It’s been revealed that the police in Britain are profiting from car accidents by openly charging garages and breakdown companies in exchange for tip-offs.
When a car cannot be driven away after an accident, the police call a local garage and asks them to come and removal the vehicle. For the information, the force charges up to £25 (28 euros) per car, the Daily Mail reports.
The revelation comes amid concerns that insurance companies sell their customers’ details after an accident to law firms for fees up to £1000 (1,120 euros) per individual, according to the newspaper. Accident victims get contacted by ‘no win, no fee’ lawyers and encouraged to file claims for compensation, sometimes resulting in pay-offs worth thousands of pounds. The lawyers offered motorists to “pursue compensation claims for often non-existent injuries”, says the newspaper.
The Mail said some 80 percent of the claims were for ‘whiplash’, a neck injury that is undetectable by scans. The payouts result in increases of insurance premiums, the Mail said, so motorists are footing the eventual bill.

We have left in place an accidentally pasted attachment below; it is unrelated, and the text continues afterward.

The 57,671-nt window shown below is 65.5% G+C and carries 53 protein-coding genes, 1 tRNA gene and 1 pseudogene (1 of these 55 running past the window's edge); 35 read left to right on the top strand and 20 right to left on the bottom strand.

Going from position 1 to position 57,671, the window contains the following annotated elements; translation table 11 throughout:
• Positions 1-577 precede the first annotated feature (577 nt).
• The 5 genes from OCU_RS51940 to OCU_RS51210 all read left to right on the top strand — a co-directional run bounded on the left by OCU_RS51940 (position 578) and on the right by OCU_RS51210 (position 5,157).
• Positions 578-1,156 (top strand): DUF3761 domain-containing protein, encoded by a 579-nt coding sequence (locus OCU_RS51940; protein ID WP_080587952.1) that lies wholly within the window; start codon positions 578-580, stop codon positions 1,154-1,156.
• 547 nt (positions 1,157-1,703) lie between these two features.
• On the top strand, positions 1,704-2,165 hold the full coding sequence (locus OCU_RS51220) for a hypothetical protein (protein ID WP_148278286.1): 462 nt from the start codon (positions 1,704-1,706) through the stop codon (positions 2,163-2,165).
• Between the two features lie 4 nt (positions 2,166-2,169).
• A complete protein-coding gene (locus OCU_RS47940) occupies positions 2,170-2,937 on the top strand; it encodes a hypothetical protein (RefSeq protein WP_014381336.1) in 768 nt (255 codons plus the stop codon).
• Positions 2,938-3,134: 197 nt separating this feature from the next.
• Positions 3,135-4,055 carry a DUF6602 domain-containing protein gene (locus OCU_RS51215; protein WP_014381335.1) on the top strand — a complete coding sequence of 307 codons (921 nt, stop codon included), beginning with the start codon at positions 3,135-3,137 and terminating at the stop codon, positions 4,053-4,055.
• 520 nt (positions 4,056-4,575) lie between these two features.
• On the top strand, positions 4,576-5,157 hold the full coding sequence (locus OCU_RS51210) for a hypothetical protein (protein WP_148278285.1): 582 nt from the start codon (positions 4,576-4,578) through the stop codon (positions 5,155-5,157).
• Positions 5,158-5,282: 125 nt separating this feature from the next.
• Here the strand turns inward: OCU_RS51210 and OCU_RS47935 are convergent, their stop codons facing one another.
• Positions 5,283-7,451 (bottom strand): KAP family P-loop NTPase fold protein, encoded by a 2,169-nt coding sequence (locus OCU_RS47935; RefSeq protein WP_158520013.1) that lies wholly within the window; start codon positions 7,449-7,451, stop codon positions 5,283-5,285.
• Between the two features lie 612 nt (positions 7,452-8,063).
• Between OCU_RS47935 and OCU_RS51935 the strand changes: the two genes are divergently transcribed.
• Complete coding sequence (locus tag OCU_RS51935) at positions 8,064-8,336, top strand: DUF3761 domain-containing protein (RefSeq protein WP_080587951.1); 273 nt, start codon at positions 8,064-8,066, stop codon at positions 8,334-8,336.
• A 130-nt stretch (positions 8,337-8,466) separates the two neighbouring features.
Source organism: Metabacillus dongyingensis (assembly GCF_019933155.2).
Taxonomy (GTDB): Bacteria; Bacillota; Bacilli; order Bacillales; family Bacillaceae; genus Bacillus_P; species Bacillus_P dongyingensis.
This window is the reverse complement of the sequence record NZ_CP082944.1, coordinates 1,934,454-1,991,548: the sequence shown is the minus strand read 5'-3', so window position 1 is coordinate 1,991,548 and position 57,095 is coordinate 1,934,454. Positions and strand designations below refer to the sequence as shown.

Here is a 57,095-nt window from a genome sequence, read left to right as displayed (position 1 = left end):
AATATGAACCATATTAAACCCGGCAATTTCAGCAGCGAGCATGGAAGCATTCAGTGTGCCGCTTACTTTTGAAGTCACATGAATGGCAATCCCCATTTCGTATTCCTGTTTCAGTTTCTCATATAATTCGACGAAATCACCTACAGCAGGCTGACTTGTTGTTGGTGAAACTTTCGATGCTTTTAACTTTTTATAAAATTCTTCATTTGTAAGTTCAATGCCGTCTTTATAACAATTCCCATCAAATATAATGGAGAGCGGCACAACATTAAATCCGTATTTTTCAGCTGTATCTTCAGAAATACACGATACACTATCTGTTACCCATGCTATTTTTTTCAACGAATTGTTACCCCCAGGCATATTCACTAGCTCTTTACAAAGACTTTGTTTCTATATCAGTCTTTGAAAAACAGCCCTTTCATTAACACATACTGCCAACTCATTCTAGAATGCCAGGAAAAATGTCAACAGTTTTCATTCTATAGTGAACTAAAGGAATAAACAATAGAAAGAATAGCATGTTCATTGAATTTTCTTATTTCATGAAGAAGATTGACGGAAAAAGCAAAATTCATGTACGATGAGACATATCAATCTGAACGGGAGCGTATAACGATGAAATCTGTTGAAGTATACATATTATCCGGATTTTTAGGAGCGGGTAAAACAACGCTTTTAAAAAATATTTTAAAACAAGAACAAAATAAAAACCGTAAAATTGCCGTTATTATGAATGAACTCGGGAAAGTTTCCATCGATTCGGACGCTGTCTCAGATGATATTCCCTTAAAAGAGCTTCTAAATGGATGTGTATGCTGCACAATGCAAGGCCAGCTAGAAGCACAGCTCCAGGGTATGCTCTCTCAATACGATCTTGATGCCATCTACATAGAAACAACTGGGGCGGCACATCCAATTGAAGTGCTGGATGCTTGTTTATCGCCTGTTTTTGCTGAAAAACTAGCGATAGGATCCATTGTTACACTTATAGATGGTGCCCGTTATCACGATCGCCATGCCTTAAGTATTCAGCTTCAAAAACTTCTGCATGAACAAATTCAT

The number of road accidents resulting in injury has fallen by nearly a third since the end of the 1990s. However, the cost of personal injury claims has doubled to £14 billion (15.6 billion euros) within the last ten years. Motor insurance premiums have shot up by 30 percent in the last 12 months. Former Justice Secretary Jack Straw says he wants the practice banned and claims some insurers have admitted the ‘referral’ fees are the industry’s “dirty little secret.”
The police say the referral money is to cover ‘admin’ fees, according to the Mail, which questions that claim as some police forces decide to offer no charge while others do. One force, West Midlands Police, earned an estimated £622,275 (695,000 euros) from tip-off payments for referring 24,891 vehicles in a one-year period. police say this practice is legal because the information they pass on to garages and recovery companies goes no further.
Insurer swiftcover.com compiled the evidence using Freedom of Information requests. They spoke to nine forces, out of which only two said they didn’t charge.
By Ali Sheikholeslami